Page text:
Over 25% of the world’s population is Muslim. However, they were only 1% of speaking characters in 200 shows. Here’s what the researchers had to say.
Muslims are dramatically underrepresented on TV despite making up a quarter of the world’s population, and when they are, their portrayal is superficially stereotyped, according to a new study.
More than 200 television programs that aired between 2018 and 2019 were examined by researchers at the University of Southern California’s Annenberg School for Communication and Journalism in an effort to better understand how Muslims were portrayed on popular shows.
Despite the fact that 25% of the world’s population is Muslim, researchers found that speaking characters of the same religion accounted for only 1% of the total scripts.
Only 12 series regulars were Muslim among 200 TV shows, the study found. Moreover, even in these Muslim series, regulars were either perpetrators or victims of physical violence, contributing to the widespread stereotype that Muslim characters are extremists and terrorists.
On the other hand, the study focused on scripted and episodic TV shows from the United States, United Kingdom, Australia, and New Zealand. According to the analysis, 87% of the shows considered lacked even one Muslim character.
He found that the Muslims portrayed frequently adhered to stereotypes and lacked the diversity found in the actual Muslim population. They were also mostly male and mostly from the Middle East.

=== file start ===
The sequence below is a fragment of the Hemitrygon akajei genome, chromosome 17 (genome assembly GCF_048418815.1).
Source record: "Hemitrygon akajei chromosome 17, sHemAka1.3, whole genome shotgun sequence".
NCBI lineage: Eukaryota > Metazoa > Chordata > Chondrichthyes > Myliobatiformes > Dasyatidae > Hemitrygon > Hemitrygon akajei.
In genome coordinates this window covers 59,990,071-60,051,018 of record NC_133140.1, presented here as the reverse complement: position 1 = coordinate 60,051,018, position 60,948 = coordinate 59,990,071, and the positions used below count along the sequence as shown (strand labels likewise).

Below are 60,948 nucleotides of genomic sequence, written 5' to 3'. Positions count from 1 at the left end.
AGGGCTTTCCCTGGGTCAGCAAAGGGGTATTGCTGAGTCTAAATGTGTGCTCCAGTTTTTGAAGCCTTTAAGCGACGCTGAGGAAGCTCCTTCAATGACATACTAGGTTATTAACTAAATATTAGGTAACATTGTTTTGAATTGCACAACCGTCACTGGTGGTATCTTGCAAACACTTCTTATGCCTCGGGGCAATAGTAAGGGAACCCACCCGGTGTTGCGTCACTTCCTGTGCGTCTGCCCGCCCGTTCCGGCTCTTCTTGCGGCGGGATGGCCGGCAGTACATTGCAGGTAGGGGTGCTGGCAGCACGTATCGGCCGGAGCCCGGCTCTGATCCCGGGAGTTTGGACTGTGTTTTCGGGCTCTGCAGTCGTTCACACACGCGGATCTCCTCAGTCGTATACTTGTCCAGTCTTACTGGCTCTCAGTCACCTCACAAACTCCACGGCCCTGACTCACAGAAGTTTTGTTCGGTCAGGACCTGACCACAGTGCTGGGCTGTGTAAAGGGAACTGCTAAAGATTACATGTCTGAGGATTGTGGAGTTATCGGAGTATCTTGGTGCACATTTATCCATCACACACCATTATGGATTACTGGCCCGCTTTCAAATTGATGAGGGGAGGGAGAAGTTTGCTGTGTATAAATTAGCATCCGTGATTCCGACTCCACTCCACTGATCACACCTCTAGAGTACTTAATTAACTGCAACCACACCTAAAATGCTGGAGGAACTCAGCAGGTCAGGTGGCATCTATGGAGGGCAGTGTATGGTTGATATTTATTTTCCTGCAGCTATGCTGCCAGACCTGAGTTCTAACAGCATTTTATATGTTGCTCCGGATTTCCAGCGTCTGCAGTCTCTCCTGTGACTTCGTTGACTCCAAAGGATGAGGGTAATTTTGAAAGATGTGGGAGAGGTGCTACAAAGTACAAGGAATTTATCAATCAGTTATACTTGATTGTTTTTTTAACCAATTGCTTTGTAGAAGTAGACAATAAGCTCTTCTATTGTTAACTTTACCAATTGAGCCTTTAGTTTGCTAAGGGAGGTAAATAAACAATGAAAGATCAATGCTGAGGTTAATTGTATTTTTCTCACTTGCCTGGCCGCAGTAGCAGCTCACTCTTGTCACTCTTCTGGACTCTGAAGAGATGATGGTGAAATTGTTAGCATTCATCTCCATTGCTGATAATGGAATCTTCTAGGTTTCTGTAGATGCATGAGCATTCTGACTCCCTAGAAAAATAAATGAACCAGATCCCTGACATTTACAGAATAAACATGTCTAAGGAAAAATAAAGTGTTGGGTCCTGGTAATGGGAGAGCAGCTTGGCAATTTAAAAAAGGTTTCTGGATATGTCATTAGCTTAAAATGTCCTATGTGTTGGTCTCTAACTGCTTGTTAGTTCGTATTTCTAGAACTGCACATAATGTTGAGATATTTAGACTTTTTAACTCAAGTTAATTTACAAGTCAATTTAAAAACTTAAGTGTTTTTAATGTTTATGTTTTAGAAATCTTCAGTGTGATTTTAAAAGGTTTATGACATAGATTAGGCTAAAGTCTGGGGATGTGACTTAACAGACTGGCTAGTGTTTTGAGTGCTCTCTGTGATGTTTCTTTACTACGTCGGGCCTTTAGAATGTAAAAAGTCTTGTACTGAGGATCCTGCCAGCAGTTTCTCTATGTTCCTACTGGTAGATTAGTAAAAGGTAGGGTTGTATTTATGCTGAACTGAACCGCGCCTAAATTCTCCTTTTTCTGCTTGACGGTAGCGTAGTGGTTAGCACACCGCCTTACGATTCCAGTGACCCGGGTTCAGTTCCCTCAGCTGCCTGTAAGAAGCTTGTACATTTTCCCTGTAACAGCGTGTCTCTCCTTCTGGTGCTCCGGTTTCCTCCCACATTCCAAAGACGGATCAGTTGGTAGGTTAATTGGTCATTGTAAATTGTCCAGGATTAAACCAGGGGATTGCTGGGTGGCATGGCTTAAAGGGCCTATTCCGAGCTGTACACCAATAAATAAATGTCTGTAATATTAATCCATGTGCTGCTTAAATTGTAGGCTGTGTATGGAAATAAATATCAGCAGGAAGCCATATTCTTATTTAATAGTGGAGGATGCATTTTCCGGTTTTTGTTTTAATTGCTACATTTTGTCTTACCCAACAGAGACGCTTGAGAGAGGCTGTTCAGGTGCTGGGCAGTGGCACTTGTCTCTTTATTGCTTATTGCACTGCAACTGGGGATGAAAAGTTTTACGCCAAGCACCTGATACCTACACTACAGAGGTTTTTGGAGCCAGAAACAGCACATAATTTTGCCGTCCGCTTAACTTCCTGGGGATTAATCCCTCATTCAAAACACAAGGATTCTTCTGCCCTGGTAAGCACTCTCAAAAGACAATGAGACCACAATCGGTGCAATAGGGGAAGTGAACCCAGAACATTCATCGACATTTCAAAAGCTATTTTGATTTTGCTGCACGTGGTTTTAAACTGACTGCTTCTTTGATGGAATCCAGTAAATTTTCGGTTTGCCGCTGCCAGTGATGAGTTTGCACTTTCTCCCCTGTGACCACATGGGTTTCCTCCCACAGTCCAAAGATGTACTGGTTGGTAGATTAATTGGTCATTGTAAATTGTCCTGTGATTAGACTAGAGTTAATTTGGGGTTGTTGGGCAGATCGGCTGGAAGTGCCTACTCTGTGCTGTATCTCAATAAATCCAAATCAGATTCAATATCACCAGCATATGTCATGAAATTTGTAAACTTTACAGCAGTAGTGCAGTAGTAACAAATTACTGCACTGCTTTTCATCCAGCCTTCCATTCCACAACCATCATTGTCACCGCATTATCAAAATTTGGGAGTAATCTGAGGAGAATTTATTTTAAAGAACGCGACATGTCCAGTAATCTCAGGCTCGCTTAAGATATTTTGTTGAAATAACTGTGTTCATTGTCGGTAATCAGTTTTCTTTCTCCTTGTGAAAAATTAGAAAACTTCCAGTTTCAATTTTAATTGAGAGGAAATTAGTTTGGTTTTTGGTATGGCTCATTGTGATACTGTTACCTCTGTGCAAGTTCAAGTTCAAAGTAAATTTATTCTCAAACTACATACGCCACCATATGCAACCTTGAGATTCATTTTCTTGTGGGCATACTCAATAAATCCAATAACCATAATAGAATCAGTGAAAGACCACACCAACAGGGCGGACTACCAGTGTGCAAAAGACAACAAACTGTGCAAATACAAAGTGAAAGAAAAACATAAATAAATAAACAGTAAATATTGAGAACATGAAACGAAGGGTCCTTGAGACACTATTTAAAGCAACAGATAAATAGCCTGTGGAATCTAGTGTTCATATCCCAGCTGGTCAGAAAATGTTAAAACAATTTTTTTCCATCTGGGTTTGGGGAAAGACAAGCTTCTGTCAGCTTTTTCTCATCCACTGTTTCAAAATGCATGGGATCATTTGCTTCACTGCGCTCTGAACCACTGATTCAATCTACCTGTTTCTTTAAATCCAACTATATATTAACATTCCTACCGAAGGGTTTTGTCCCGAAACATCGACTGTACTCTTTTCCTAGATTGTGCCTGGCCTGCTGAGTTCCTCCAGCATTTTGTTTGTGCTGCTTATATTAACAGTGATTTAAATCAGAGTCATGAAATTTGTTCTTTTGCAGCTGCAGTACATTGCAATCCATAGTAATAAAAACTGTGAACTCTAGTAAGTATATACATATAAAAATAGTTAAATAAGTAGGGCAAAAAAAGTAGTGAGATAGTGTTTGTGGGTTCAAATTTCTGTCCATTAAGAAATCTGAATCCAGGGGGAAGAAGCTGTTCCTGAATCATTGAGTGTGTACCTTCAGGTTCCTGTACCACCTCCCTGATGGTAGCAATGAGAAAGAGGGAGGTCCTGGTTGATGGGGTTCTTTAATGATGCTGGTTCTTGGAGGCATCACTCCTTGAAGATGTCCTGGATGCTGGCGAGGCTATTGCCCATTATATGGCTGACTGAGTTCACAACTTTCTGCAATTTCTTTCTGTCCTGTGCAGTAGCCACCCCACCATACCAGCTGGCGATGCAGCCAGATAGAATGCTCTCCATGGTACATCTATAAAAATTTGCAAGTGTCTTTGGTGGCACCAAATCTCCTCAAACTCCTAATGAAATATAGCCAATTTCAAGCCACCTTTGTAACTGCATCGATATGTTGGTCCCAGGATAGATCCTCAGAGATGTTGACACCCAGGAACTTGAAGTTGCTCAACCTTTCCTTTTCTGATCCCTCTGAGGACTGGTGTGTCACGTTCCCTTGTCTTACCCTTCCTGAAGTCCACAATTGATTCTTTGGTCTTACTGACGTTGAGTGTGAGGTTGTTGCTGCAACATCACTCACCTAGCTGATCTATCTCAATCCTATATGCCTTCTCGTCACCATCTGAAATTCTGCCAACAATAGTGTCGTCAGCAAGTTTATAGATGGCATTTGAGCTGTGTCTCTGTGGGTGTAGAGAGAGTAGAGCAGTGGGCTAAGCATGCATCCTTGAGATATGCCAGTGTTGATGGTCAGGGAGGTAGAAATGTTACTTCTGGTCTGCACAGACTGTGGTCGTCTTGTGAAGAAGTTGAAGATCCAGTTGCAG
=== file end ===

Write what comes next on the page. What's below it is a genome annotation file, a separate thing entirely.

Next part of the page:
The researchers also found that none were portrayed as having a disability, which ignores a significant portion of the region’s population, unlike other characters from different religions on television.
Scholars have discovered a number of recurring themes in television depictions of Muslim characters. Muslims are often considered “outsiders”, speaking English with accents or not at all. Nearly a third of Muslim-speaking characters have engaged in violence against other characters, and 40% of them have been the target of such violence.
The survey revealed that Muslim women were often portrayed as “fearful and in danger”. Most of the time, they were presented as the target of threats and violence.
Researchers have claimed that these portrayals have a significant influence on how viewers view Muslims in the real world. In comparison to other religious groups, the Pew Research Center has determined that Americans hold the most unfavorable views of Muslims.
“Attitudes towards Muslims can be shaped by a variety of factors,” they said.
“However, one in particular, mass media, is a component under the control of storytellers and content creators.”
The researchers cited some current television shows, such as Hulu’s “Ramy,” a comedy series about a young Egyptian American man living in New Jersey, that have challenged these assumptions.
Additionally, they demanded that Muslim characters on television be portrayed in broader and more nuanced ways, especially by Muslim filmmakers.
“Centering stories on Muslim characters will require changes both on screen and behind the camera,” the research team wrote.
“Across the sample of this study, it was clear that few, if any, writers were Muslim. Working with Muslim creatives to develop and bring stories about Muslims to screen is key to increasing authentic portrayals.